I won’t say all, but the majority of the young people I know who live abroad do not want to return unless it is for fun. I understand to some extent why this is the case for our parent’s generation. My uncle, who has lived in the US for a while now told me that most of his age mates do not even want to think about Ethiopia, mostly because of the circumstances they left with, such as the red terror, where they lost many of their ‘ abroadeges’, brothers and sisters.
But this does not apply for our generation…so what is holding us back? What is making us indifferent? Is it the lack of opportunity at home? Is it the decreasing sense of social responsibility?
Indeed an interesting discussion..I also know a lot of people who left during the red-terror (derg) era don’t even go back to visit let alone move back. I guess the wounds could not heal for that generation.
… I believe that its lack of awareness about the possibilities in the country that is keeping our generation from moving back. I mean, there is so MUCH to be done,(in terms of business, investments and development) but I guess not that many people are looking hard…”Ethiopia is not for the short sighted” as one of my friends said….a lot of things are subtle in Ethiopia and one has to be a great observer to fully understand the situation in Ethiopia. A lot of us, go back home for a visit, go to the usual spots, cafes, night clubs, and the adventurous ones might do a road trip. BUT many of us don’t even grasp the current state the country is in. Many of us don’t even bother to sit for a minute and watch the local news, or read the local newspaper. So until we open our eyes to what Ethiopia has to offer, then moving back will not be feasible…
but I really find it refreshing to find that many of us are passionate about moving. And I also am so glad to know and have met so many people who have moved back and who are doing beautifully. So, hopefully as the number of people who have gone back and become successful increases, the number of people who want to move back will also increase.
Wow, I enjoyed reading this, thank you for sharing your experience E! I am finally going to Ethiopia after over 10 years to come in terms with the same feeling you expressed in the beginning of your writing and just the thought of the journey bring tears to my eyes …. this too shall pass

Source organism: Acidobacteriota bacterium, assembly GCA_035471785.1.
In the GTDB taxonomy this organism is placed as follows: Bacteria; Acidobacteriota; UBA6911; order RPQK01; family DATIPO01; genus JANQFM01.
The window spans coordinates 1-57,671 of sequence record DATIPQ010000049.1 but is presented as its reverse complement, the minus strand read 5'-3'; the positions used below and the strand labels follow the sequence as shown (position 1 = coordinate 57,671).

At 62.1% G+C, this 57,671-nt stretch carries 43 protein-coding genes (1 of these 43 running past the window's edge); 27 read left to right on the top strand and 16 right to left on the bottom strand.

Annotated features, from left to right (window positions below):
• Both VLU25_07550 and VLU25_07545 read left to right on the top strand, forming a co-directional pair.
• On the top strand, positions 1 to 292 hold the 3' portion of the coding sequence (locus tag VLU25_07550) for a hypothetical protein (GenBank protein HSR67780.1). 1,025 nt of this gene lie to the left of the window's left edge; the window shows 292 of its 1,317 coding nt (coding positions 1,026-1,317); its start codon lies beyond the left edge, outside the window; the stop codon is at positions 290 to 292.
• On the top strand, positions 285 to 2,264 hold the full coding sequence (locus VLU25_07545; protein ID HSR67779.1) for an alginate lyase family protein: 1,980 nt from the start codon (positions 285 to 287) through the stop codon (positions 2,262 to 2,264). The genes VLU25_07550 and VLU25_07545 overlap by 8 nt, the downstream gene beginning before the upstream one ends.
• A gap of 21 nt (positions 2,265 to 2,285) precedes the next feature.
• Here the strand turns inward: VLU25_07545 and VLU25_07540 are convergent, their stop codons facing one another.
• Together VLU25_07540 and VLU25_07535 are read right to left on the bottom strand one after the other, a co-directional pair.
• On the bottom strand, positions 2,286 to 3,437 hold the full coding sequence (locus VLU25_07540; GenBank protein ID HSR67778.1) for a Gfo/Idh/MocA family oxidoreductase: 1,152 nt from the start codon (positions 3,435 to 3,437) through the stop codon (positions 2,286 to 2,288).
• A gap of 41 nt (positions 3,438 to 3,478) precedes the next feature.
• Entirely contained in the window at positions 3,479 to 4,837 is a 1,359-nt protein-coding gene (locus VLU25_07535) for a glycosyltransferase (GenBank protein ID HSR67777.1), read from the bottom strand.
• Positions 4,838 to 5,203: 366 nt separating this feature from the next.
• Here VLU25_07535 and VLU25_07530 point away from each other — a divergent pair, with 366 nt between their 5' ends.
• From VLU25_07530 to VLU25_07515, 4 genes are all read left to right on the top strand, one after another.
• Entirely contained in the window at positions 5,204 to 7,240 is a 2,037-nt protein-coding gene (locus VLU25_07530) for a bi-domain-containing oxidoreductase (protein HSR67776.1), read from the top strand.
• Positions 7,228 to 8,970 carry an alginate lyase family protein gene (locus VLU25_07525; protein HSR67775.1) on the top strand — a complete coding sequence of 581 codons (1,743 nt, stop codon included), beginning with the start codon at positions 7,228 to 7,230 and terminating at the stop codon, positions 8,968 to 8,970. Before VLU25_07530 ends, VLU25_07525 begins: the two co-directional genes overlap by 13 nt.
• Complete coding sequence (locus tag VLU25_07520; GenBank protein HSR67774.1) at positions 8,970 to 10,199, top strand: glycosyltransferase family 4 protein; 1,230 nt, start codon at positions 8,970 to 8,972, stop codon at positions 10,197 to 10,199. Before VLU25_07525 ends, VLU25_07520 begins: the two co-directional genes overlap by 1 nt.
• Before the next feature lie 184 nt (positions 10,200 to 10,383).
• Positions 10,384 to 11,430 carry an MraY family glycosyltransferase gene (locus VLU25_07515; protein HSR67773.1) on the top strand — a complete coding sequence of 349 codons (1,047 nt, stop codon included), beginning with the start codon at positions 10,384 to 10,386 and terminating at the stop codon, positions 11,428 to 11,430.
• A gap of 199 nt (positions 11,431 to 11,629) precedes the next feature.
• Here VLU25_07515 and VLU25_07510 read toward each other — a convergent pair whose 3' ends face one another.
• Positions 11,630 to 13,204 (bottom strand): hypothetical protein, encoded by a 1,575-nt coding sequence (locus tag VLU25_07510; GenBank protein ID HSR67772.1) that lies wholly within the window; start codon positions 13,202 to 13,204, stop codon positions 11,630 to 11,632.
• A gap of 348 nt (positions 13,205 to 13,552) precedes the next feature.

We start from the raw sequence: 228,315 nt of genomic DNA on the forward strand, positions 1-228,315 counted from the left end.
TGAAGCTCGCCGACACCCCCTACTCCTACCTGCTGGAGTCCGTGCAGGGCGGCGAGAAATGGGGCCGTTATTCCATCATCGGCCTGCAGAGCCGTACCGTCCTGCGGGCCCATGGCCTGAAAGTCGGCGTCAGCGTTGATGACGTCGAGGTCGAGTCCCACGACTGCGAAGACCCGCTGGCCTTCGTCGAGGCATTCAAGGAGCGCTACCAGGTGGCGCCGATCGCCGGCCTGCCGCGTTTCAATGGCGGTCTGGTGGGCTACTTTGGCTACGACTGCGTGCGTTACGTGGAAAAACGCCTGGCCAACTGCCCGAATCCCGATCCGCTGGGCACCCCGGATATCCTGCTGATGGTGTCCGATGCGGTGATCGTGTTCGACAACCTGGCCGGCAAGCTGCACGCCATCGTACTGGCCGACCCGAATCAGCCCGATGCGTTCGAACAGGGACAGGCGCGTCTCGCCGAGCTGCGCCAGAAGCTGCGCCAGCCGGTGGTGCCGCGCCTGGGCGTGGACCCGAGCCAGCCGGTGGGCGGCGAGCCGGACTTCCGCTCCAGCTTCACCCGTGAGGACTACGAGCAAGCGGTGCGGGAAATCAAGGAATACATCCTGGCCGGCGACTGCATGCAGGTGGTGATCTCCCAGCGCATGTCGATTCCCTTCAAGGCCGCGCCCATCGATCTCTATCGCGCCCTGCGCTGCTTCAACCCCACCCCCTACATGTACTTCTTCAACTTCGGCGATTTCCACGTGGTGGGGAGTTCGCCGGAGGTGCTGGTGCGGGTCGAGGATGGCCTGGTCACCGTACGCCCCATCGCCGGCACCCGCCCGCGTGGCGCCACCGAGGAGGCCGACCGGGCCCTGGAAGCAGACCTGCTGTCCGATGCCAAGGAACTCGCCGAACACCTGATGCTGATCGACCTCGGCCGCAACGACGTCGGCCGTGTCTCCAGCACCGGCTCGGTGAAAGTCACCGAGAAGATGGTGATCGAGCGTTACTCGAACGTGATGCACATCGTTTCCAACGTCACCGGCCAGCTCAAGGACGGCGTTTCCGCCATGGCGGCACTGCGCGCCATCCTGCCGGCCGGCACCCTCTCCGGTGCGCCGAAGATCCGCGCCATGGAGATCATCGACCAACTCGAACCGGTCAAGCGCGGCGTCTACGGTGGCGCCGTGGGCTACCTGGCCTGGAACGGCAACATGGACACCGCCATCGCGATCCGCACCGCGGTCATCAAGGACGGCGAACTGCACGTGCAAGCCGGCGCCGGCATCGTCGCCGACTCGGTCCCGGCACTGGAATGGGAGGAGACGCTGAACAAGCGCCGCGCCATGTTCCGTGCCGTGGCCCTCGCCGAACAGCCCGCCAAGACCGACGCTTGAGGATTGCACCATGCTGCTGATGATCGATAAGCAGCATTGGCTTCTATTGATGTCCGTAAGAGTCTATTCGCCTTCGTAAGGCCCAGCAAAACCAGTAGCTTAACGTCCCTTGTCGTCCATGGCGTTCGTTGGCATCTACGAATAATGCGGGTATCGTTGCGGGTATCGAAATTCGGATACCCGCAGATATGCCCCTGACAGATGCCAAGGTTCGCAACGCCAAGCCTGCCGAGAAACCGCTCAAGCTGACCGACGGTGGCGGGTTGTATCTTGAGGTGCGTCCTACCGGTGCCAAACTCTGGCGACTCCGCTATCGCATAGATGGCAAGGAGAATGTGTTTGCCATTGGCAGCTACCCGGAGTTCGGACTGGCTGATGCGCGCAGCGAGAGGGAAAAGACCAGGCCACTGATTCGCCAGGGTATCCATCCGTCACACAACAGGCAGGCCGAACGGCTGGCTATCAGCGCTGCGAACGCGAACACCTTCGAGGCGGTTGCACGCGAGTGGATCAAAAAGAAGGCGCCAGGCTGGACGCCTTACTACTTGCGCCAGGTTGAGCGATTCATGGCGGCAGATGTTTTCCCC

Sorry been meaning to comment for days … nuro be North America honena …
ameleworQ I too have heard a few of those sentiments. Most don’t even ask if I ever plan to go back, it’s a given, an unquestioned status-quo, that once you get a ticket out, you should never look back. But there are a few people who either expecting me to say no, or just hoping that I’ll be different from others, ask if I plan to come back. My answer has always been, ‘I hope so …’ because I’ve been faced from the very beginning with doubts, doubts of seeing people very close to me say with certainty that they will come back, but then a few years down the road it turns to, ‘yea, just in a few years…’ then ‘Maybe, if I do this and that then yea …’ … then ‘I’m not too sure …’ then ‘Of course not! Who in their right minds would ever go back?!’ I understand the frustration this might come with, that deep down I know most want to go back, but there are responsibilities, family, kids, … in general life happens, and makes it if not difficult close to impossible. Imagine the failure they must feel …
But then again if you go abroad you’re expected to do well. That is also another unquestioned expectation, although now a days I’m seeing more empathy on the part of Ethiopians in Ethiopia, that things don’t always work out.
Amazingly, I have a few friends that have vowed never to leave Ethiopia, though if they tried, they could. But I advise them to take the opportunity to get exposure as much as possible while they are young. Some might see that as being a hypocrite, but I do believe that whether or not people leave the country should be at their own will, and those of us who have the opportunity should take full advantage of it, but at the same time not forget our roots.
And E! you made some really good points!The last time I was there I did a short internship. There are some real opportunities in the country, we’re just not looking! I had lunch with a pretty successful lawyer who was amazed to hear that I wanted to come back and live in Ethiopia once I’m done with my school, after attacking all angles trying to make me see that going back was not in my own best interest, he said “well, it is true, almost all industries are still undeveloped, if you were to eventually make something of your profession, perhaps explore the private sector, you will have very little competition”. Not to advocate for a monopoly, I believe competition is essential, but what it really boils down to is, do we see it as an opportunity, or a burden? Do we see the glass half full or half empty?
Thank you for letting us have these discussions it’s great to know that there are at least a couple of people out there that understand you, in more ways than one!
… check out this article a lil while ago on tadias magazine … Thank you E! for passing it along The Ethiopian Dream …
E….i love this…it feels like my story. I too want to go home after grad school. I met two Ethiopian professors from Addis at a conference in Boston and i expressed my interest to work there…they had a very surprised response in their face